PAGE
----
How does a community of sinner-saints love each other enough to be safe for one another? We all have a story and a wake of disaster in our path of rebellion against God, so how do we respond when the ugly news of a brother's or sister's rebellion comes out into the light? What is our response to the music minister who is spotted coming out of a notorious nightclub? What do we say to the elder whose wife, unwilling to endure another affair, files for divorce? How do we reach out to the pastor whose addiction to pornography has been discovered?
Two responses seem appropriate: We weep, and we rejoice.
First, we weep. Our sister or brother has made choices that affect every person in her/his life. We weep because we know that this is not the way it is supposed to be. Wives are not meant to cheat on their husbands. Husbands are not supposed to drag their wives into the dark world of porn, pressuring them to perform as the porn performers do. Children are not meant to be victims of their parents' broken sexuality. Something is wrong with us, evil is in our midst, and we weep for the suffering that is pulled down on our loved ones, on ourselves, and on the whole community. We weep because we are powerless to fix our loved one's problems.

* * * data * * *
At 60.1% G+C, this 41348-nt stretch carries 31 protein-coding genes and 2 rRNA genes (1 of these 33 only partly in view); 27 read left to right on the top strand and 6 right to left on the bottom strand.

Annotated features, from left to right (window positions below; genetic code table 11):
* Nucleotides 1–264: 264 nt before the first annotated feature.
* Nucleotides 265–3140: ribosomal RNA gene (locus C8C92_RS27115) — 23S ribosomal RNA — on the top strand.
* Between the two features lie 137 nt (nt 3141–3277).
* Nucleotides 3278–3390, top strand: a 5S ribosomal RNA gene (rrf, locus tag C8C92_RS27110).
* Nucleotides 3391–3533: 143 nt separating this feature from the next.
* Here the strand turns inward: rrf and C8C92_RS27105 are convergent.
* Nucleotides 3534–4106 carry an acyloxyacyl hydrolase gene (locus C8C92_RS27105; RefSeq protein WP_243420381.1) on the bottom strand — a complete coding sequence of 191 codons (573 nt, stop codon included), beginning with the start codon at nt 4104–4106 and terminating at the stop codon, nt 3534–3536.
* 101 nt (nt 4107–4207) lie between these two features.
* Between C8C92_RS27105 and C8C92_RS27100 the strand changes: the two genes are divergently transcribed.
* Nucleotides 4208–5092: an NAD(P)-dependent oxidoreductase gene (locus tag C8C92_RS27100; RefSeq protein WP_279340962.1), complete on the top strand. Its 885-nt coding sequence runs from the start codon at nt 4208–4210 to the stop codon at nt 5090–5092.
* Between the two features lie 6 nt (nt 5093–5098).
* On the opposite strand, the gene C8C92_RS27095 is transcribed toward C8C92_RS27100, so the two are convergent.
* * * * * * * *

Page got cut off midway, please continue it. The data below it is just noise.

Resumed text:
But we also rejoice, because there is hope. Sin, death, hell, and Satan have been defeated. Sin will not have the last word in our world, nor does it need to have the last word in our lives in the here and now. And we rejoice because although exposure is painful, light has now entered the picture, and light means healing is possible. When sin is no longer secret, crouching alone in the dark, our loved one now has a fighting chance. We rejoice that the long, difficult process of recovery and restoration can begin. We commit to hoping and praying on our loved one's behalf.
But it can't be that easy, can it?
And so, back in my new church, I have the opportunity to share what I have learned about sexual sin and Christ's severe mercy and restorative grace. I am learning the value of the 12-step programs and of good, solid counseling. But most of all, I am learning to "weep with those who weep and rejoice with those who rejoice" (Rom. 12:15).
This is what love does. It commits to standing by our neighbors when they are in need. Love compels us to hope on behalf of the hopeless.
Distorted sexuality in the church has had more than enough of a free reign. We must stop shaming one another when we find sinners in our midst. We must instead become people of the cross who are willing to bear the sin of others for the gospel's sake. Love is never easy, and at times the way seems unclear, but it is always our call.
Casey Hobbs is a graduate of Beeson Divinity School in Birmingham, Ala., and a resident of Seattle, Wash. In his work in sexual addiction ministry, he has led groups and explored the gospel together with men in their process of recovery. A freelance writer who blogs at CaseyHobbs.com, he is the author of Trembling Love: Fear, Freedom, and the God Who Is for Us (Wipf & Stock, 2013).